A recent survey suggests that before most readers of this column have retired, almost everybody that they know will be a higher rate taxpayer.
The Philip Fisher column
The world is overrun with blogs and tweets. While they serve a purpose, this column is something slightly different. You will not find out what the author had for breakfast or the colour of the socks he is wearing. You will not be pestered with tedious listings of every film, book, play etc that your correspondent has ever seen or his latest success or otherwise on the golf links.
What readers have come to expect from a writer who has been associated with AccountingWEB almost from its inception are objective but on occasion quite possibly opinionated articles about topics that might be of interest to accountants as people. The intention is to be simultaneously challenging, thought-provoking and entertaining.
Since the writer is a partner in the Human Capital team at BDO LLP these columns will frequently take on issues relating to taxation, business and government policy. For light entertainment, he is also London Editor of British Theatre Guide so there will be plenty of hints and tips about what to see and not to see.
He also regularly writes about technology for London Accountant and almost anything else under the sun for a variety of publications so there are always going to be odd surprises in store. Travel, art, books, theatre, sports and consumer issues are all likely to receive consideration in coming months - but so are taxation issues, thoughts on the latest technology and, inevitably, the activities of the Chancellor and HMRC.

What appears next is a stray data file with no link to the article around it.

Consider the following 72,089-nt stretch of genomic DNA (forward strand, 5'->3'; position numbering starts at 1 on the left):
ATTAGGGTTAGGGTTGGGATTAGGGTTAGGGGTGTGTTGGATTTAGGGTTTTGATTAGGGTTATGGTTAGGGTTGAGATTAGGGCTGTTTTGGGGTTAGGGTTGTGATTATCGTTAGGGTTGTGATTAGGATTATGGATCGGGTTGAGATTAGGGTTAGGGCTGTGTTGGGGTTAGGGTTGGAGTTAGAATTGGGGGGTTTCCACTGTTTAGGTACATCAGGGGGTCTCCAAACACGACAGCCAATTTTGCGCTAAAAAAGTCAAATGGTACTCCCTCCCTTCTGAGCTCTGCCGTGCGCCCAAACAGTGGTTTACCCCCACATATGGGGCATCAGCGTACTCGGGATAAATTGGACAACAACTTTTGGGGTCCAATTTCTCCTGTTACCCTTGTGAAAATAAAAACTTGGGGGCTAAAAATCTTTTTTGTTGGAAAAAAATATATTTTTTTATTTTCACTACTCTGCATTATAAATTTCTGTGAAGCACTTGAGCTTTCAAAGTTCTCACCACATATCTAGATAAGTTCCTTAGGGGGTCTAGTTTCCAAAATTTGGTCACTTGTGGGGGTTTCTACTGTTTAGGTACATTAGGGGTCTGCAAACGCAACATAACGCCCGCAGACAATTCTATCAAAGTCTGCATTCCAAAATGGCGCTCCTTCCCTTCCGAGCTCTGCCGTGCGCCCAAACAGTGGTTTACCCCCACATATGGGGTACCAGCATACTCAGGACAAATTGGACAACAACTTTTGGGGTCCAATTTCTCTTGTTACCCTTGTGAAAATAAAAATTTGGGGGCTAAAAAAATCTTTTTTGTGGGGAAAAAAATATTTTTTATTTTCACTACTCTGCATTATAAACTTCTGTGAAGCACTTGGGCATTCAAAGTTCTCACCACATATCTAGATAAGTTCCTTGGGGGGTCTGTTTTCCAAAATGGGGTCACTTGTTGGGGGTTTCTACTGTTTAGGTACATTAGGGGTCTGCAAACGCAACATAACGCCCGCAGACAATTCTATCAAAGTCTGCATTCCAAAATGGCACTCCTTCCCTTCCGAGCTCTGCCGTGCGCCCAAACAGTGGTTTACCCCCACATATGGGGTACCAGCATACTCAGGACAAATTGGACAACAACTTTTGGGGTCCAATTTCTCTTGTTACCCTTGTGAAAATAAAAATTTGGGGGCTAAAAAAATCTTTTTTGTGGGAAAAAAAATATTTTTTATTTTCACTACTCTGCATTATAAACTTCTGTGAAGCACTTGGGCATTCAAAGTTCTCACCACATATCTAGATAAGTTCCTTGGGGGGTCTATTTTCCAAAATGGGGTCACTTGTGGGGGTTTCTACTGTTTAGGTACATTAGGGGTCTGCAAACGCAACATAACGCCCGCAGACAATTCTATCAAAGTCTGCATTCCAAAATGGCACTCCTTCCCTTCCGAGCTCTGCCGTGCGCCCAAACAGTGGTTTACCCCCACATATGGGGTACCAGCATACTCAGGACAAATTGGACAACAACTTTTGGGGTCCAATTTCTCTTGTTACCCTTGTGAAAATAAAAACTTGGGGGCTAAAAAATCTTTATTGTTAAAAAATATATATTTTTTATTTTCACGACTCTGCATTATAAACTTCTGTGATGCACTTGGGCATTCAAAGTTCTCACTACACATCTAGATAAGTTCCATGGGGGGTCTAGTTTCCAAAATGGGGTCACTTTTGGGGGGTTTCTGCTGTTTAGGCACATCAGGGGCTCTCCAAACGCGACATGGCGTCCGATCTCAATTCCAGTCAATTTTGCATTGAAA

As the Government tweaks its proposals for the biennial root and branch change to the operation of pensions, it is worth reflecting yet again on this thorny and constantly changing topic.
One of the social highlights of the summer, along with Ascot, Henley, Wimbledon and Lord's, is the Royal Academy Summer Exhibition, a tradition that goes back to 1769.
Last week, HMRC's accounts came under the spotlight with surprising consequences. They announced their best ever performance. Are they delusional or am I?
Times suggested earlier this week that George Osborne is finalising plans which will lead to a merger of income tax and National Insurance Contributions.
The natural assumption is that everybody knows about everything but sometimes, one can be surprised. Therefore here are a few suggestions for websites to try out or make the most of.
Margaret Hodge has just been voted Tax Personality of the Year. Perhaps it is time for all of us to re-evaluate this controversial character.
You can't escape it. The World Cup begins tomorrow and will take over our lives (and potentially businesses) for the next month.
The big question for all red-blooded Englishman but rather fewer Englishwomen is whether our plucky lads will repeat the success of 1966.
Just when we thought that we had got the hang of Mehjoo, another decision might muddy the tax planning waters even further.
It seems as if every week brings a new story about a major corporation that has failed to keep our personal data securely.